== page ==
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Old 09-08-2009, 06:47 PM
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Default Gripping handgun with 2 hands

I've seen today where we have someone demoing a revolver or an old flint lock pistol. A lot of times they hold them with one hand like you see in movies. A few times, I've seen them holding them with 2 hands and sometimes, it looks "weird" compared to the classic one hand holding.

When did the technique to hold a handgun with 2 hands started to come into practice?
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Old 09-08-2009, 09:19 PM
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Jack Weaver started doing it in competitions in the early 50s, then Jeff Cooper popularised it. Almost all two-handed shooting stances are variations on the Weaver stance.
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Old 09-09-2009, 03:44 AM
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I'm talking about when revolvers or even way back when flint lock pistols were around. Did it ever occur to those guns that gripping the gun with both hands would help? Or is the conception of shooting revolvers with one hand just in movies?
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Old 09-09-2009, 05:05 AM
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Bear in mind handguns were originally developped for cavalry - until the turn of the 20th century most fighting handguns were for designed with cavalry in mind. You gripped your sword or reins with the other hand.

It wasn't until the 50s when guys like Jeff Cooper, Skeeter Skelton and Bill Jordan - mostly law enforcement - started looking at handgun shooting more scientifically. That's also around the time revolver training went from single-action bullseye shooting to double-action combat shooting.

I'm sure people did it, but it was never really common practice.
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Old 09-09-2009, 01:19 PM
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I think it's kind of weird to fire revolvers two-handed. I can't grip most revolvers properly without wrapping my left thumb partially around my right. Not that there's any danger of slide bite to worry about (as there would be with a semi-auto), but it doesn't really feel natural to me at all.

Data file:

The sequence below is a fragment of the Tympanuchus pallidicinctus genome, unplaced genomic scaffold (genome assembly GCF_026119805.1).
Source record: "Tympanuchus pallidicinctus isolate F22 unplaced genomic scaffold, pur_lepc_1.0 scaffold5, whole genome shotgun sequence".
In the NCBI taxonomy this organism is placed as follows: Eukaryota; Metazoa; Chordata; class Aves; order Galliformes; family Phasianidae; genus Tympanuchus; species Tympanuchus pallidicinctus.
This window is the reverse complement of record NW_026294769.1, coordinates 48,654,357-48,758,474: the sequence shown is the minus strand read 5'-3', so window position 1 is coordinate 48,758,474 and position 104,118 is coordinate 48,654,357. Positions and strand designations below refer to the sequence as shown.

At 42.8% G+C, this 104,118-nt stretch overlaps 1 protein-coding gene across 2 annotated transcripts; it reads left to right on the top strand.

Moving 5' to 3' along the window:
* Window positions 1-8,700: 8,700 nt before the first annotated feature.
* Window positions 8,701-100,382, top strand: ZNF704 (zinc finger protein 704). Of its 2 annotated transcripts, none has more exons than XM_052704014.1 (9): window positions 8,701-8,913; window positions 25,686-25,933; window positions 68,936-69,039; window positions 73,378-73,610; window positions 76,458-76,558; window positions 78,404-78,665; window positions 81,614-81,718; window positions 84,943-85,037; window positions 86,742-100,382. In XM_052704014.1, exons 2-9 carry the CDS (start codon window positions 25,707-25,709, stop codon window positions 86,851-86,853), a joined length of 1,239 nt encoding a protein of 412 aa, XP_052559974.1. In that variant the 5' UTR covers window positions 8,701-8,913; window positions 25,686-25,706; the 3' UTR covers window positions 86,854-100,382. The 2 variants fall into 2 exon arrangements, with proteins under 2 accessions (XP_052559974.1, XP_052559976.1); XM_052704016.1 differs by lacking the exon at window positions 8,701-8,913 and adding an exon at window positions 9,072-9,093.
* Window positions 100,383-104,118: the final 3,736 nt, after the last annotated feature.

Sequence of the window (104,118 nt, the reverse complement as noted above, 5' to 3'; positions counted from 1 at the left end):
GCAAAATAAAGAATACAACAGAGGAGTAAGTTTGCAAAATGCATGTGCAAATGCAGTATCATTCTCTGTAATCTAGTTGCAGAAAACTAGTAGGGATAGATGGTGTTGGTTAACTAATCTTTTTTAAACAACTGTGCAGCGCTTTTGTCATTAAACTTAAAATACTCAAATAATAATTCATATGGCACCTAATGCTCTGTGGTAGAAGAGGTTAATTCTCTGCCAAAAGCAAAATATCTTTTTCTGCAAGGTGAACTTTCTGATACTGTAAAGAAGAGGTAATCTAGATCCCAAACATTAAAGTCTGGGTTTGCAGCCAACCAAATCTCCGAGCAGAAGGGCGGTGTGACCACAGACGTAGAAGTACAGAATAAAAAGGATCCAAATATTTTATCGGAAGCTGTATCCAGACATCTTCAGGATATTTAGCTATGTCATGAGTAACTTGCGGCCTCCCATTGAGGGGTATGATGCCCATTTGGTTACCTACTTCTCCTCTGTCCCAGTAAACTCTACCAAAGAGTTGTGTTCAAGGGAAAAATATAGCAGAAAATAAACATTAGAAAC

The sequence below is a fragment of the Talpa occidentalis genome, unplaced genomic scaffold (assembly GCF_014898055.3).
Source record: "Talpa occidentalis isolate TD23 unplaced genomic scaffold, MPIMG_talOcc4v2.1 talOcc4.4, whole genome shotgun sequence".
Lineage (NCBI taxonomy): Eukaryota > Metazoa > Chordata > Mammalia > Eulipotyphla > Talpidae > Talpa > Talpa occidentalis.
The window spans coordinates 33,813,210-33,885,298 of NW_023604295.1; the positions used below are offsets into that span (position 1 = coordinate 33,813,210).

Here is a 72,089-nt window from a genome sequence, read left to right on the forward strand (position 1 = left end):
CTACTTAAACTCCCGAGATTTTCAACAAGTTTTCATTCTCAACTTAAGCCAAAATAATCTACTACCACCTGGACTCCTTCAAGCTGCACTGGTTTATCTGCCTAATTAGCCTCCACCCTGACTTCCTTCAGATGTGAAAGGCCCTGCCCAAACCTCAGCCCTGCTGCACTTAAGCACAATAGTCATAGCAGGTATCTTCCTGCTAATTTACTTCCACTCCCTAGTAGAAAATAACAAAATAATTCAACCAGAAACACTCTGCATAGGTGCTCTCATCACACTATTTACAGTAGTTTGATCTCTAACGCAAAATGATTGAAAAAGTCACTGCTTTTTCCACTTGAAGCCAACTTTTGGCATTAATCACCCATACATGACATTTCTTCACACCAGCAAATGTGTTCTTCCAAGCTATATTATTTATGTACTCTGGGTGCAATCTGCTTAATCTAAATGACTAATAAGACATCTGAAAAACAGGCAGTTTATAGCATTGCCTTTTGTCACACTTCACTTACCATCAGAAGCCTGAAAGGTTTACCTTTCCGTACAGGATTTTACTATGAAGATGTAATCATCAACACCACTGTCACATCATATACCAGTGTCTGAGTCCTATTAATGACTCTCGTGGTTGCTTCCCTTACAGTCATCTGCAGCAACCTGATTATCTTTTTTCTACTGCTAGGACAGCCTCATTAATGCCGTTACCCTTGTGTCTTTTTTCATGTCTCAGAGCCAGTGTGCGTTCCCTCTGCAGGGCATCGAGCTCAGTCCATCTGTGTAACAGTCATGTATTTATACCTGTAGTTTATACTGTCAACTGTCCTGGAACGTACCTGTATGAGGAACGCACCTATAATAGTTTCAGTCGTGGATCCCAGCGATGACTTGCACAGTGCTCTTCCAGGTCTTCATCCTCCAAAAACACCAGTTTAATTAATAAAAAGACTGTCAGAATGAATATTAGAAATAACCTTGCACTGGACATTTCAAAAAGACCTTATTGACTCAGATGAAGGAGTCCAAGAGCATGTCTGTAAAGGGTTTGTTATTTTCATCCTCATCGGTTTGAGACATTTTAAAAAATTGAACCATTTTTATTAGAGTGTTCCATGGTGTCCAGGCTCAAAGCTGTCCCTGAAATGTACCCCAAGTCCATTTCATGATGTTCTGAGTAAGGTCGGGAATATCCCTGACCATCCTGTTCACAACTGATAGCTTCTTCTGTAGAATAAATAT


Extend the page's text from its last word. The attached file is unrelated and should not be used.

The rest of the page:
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Old 09-09-2009, 01:38 PM
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So handgun training even during WWI and II for the US army was shown with one hand in mind? That does explain why those old training vids I see shows them holding 1911s with one hand,
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Old 09-09-2009, 06:46 PM
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If the story takes place before the 1960s and definitely by the 1970s or later, then a two handed stance is common place. But ALL historical material shows shooters using one hand, standing sideways to present the slimmest target to their opponent, arm extended.

I had to argue with an art director once, who had and actor playing SHERLOCK HOLMES take the 'horse stance' two handed with his Webley MK1. It looked like a 70s cop show, except with a Victorian Gentleman. It looked really anachronistic, which it was!
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Old 09-09-2009, 08:51 PM
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Speaking of Sherlock Holmes, you might enjoy this classic Garry James article:

http://www.gunsandammomag.com/cs/Sat...herlock+Holmes

I find with alot of old revolvers it's difficult to grip them comfortably two-handed, the grips just aren't designed for it.
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Old 09-10-2009, 12:18 AM
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I'm sure they used a two handed grip with all those early WWI era machine pistols.
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Old 09-10-2009, 01:17 AM
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Well, the early WW1 pistols you're talking about weren't really machine pistols, they didn't fire full auto. Those didn't really come around till the 30s. But the correct way to fire one of those is to use your non-firing hand to support the stock with an underhanded grip.
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